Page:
Rietta.com Security logo

Backend, Firefox Extensions

This tutorial is a legacy tutorial that is no longer maintained, nor supported by Rietta Inc. It was written by nine students at Georgia Tech in 2005, for Firefox 1.5, which is highly out of date. This page is preserved for historical purposes.

Your Guide to Writing Firefox Extensions

Tutorial Index

The Backend


All of the guts of your extension will be written in JavaScript. If you already know JavaScript than you are good to go! If you are new to JavaScript it is highly recommended that you read through the next section and the supporting documentation to get used to the syntax.

All of your JavaScript code files should go in the content directory of your extension. This is where the XUL files go as well, so they will be able to easily reference the code. Just insert the following line in an XUL file that needs to run functions from your files…

<script type="application/x-javascript" src="chrome://hpsched/content/mycode.js" />

Make sure you use the chrome URI so that Firefox can find the file correctly.

↑ Back to Top

JavaScript Basics

JavaScript is a fairly straight forward scripting language. Let’s jump right into some sample code:

 * Save the Schedules List to the "extensions.hpsched.schedules" preference.
 * This is called by the pref's system when the GUI element is altered.

function saveSchedulesList() {

  var schedulesList = document.getElementById("schedulesList").childNodes;
  var prefString = "";

  for (var i=0; i < schedulesList.length; i++) {
    var columns = schedulesList[i].childNodes[0].childNodes;
    var str = columns[0].getAttribute("label") + ".ITEM."
      + columns[1].getAttribute("label") + ".ITEM."
      + columns[2].getAttribute("label") + ".ITEM."
      + columns[3].getAttribute("label");

    if(prefString == "")
      prefString = str;
      prefString += ".NEXT." + str;
  } // end for

  /* return the new prefString to be stored by pref system */
  return prefString;
} // end saveSchedulesList

The first line defines a function named saveSchedulesList that brings in zero arguments. The next two lines create and initialize two variables. Notice that JavaScript is a typeless language, just type var to let the parser know you are declaring a variable. The for-loop and if statement looks just like what you would expect in C or Java. You will also notice that you do not have to state that this function is (or is not) returning a value. If you would like to return a value, just use the common return x; statement. If no return statement is provided than the function returns (void), which is ignored by the calling function.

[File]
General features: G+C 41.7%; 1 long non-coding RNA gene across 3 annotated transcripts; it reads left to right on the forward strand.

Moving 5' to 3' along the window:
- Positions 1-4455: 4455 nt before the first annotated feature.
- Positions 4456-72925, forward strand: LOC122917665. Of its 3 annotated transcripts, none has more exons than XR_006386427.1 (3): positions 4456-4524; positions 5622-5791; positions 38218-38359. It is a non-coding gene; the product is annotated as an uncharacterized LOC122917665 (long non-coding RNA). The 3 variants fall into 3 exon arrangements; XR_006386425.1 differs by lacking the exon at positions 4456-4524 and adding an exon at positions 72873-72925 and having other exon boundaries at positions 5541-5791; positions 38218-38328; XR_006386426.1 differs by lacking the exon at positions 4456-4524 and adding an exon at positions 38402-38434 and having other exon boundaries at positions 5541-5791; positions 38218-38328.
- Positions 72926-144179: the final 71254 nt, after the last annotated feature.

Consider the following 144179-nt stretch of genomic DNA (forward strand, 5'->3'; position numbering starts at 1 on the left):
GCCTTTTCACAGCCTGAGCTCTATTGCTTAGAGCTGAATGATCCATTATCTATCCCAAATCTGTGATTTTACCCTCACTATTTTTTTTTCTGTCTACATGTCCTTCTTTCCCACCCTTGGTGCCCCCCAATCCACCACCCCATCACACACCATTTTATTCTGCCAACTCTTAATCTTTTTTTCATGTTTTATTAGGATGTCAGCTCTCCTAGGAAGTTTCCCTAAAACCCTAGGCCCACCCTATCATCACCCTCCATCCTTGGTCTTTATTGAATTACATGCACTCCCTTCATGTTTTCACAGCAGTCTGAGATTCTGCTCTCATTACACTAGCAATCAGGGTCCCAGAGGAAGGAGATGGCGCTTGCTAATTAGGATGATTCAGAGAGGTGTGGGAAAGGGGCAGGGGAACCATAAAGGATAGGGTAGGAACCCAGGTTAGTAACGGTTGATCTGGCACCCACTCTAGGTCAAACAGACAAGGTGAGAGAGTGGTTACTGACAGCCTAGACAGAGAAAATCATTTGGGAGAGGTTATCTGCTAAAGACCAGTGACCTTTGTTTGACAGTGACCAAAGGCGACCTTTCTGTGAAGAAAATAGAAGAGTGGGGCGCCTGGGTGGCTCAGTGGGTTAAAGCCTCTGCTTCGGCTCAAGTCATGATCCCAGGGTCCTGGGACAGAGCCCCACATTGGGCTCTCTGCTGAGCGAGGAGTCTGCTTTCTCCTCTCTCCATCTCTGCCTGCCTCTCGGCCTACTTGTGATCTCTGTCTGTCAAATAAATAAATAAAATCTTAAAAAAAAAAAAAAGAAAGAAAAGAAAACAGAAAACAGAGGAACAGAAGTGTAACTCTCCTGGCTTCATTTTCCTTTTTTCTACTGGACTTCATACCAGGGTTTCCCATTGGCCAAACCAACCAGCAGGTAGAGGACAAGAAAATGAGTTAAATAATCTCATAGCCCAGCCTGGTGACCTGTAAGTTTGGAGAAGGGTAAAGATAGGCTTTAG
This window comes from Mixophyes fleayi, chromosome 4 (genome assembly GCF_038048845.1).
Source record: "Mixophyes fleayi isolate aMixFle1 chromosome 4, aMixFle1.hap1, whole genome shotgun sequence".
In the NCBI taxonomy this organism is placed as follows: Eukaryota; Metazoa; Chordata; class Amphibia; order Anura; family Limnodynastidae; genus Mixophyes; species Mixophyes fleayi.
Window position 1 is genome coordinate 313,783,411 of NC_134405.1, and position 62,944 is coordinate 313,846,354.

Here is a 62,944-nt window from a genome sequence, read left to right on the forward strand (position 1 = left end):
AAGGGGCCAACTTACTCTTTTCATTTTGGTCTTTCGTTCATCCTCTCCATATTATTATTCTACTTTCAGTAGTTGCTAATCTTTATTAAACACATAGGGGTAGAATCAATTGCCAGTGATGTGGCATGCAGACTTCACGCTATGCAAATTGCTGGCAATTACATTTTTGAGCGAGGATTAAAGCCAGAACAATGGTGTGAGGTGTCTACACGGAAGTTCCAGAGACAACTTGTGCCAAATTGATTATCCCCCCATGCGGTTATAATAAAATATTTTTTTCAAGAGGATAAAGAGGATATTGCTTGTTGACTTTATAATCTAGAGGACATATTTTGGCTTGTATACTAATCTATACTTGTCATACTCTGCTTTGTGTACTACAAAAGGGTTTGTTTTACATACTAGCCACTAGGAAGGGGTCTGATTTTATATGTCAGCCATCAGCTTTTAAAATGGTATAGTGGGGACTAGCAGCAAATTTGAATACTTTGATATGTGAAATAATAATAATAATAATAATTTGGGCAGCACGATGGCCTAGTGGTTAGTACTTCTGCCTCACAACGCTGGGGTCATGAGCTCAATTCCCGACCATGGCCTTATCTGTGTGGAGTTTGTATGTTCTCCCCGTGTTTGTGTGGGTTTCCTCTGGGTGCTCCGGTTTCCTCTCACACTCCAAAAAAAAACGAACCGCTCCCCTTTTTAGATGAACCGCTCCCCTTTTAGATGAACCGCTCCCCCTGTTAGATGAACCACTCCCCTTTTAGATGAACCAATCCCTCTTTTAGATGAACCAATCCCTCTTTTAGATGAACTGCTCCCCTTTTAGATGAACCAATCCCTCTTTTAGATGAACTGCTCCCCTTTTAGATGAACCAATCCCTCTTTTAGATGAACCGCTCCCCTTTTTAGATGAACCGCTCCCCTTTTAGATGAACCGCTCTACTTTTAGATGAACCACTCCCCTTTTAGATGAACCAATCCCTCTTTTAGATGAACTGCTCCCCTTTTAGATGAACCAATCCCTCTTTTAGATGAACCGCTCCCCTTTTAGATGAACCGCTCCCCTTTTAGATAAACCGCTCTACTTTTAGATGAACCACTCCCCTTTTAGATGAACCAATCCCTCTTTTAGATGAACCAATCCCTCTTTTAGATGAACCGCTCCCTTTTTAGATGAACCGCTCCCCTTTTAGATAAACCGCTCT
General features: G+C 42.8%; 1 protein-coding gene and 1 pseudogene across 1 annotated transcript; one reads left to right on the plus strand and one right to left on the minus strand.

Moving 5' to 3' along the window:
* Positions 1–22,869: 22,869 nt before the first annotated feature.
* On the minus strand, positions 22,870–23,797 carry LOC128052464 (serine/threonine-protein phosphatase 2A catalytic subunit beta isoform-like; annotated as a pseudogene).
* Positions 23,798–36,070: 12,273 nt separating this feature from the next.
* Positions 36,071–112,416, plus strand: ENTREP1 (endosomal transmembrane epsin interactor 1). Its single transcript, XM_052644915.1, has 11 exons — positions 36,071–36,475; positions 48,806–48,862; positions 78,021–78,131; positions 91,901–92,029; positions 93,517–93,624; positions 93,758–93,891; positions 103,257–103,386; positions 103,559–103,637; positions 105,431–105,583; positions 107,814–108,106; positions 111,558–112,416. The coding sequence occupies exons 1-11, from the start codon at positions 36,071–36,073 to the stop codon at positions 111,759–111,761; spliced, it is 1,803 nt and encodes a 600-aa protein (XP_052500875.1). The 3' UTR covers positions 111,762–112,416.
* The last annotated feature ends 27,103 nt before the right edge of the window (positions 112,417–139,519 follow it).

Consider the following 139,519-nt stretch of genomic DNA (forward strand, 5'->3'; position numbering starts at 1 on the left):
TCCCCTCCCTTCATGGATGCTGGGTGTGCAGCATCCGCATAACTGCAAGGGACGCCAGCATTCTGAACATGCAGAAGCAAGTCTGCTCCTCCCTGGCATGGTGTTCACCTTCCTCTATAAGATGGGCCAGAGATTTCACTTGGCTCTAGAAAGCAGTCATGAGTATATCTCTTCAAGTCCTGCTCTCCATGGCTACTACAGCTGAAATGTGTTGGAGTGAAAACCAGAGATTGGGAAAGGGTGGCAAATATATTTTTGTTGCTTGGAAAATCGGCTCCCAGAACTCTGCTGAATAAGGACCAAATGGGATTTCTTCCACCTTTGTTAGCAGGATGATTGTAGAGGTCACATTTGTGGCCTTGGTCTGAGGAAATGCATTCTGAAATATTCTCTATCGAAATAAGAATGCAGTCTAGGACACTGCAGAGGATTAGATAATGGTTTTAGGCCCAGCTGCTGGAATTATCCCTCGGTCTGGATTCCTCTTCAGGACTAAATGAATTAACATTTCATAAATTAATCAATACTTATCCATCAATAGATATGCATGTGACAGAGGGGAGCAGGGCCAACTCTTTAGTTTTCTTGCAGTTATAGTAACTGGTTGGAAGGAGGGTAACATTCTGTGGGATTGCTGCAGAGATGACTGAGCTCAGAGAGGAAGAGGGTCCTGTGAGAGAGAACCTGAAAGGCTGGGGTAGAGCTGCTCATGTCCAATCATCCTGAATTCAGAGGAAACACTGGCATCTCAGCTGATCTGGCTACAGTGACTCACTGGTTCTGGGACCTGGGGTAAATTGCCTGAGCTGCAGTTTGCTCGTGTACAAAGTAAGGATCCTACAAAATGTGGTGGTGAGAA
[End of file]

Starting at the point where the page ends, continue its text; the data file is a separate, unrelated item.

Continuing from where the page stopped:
Debugging JavaScript is also quite easy: just use the alert() function call. Whenever Firefox is running code and sees a call such as alert("I am here!");, Firefox will display a graphical error box with the given message. This is a wonderful way to determine if a certain area of code is being executed, what the current value of some variable is (i.e. alert(myVar)), and more. Use alert(), it is your friend!

Please see the Further Reading section for links to some wonderful JavaScript tutorials.

↑ Back to Top

Working with the DOM

JavaScript is very common in web development because it provides functionality to easily work with the DOM (Document Object Module). All HTML files on the net are rendered by the browser by first building a tree. Each node in the tree corresponds to a tag in the HTML file. Firefox’s XUL files work the same way, all elements are nodes in a large tree (per file). The top level element is called the ‘document’.

There is one very important JavaScript function that you will need to know to be able to work with the XUL elements in your GUI. It allows you to access the object itself, using its ID. For example, when the Home Page Scheduler wants to load the saved schedules into the tree element that displays them to the user, it need to get access to the tree object itself. The tree’s ID is schedulesTree.

  <var schedulesTree = document.getElementById("schedulesTree");>

This returns the object representing the tree element. At this point we can get and set various attributes related to the tree object. For example, to get the currently selected index we just use schedulesTree.currentIndex.

To see a list of attributes and methods defined for the various element types just look them up in the XUL element reference mentioned earlier: http://xulplanet.com/references/elemref/. You can learn all about the tree element, for example, here: http://xulplanet.com/references/elemref/ref_tree.html.

↑ Back to Top

Further Reading

↑ Back to Top